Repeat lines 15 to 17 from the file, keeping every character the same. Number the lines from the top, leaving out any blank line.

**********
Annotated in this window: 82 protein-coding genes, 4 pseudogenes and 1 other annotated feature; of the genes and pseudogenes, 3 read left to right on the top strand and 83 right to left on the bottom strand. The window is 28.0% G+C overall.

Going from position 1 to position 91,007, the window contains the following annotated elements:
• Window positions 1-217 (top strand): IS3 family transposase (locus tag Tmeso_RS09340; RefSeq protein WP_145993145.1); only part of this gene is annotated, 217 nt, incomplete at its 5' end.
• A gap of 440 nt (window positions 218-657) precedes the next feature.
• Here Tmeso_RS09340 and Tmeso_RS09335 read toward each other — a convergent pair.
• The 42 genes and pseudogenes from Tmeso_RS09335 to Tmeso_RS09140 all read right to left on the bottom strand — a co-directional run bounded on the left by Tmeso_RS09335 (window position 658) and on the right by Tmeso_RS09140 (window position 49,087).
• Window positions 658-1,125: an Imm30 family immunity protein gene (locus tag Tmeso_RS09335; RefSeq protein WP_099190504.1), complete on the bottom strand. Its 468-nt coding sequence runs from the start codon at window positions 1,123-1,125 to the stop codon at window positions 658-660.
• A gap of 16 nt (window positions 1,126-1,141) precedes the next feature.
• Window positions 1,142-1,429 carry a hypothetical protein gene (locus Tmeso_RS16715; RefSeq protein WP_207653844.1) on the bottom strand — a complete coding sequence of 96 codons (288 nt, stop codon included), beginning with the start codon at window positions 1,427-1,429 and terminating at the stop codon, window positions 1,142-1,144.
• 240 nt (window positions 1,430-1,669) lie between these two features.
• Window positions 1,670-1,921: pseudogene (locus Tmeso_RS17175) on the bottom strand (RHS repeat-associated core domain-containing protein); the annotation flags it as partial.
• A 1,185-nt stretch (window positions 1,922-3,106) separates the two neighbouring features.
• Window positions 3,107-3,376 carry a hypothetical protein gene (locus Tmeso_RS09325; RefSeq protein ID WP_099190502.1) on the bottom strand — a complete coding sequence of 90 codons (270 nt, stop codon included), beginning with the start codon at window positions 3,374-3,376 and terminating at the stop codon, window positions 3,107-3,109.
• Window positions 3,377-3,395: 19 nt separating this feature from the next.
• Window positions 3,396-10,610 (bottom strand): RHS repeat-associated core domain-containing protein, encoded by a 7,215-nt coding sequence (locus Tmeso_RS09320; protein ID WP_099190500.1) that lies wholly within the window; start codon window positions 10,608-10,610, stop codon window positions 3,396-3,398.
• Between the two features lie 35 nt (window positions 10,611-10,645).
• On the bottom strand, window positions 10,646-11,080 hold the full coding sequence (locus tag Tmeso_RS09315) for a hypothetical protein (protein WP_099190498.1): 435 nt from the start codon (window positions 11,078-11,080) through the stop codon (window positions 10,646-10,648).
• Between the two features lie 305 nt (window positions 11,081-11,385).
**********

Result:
• Window positions 3,396-10,610 (bottom strand): RHS repeat-associated core domain-containing protein, encoded by a 7,215-nt coding sequence (locus Tmeso_RS09320; protein ID WP_099190500.1) that lies wholly within the window; start codon window positions 10,608-10,610, stop codon window positions 3,396-3,398.
• Between the two features lie 35 nt (window positions 10,611-10,645).
• On the bottom strand, window positions 10,646-11,080 hold the full coding sequence (locus tag Tmeso_RS09315) for a hypothetical protein (protein WP_099190498.1): 435 nt from the start codon (window positions 11,078-11,080) through the stop codon (window positions 10,646-10,648).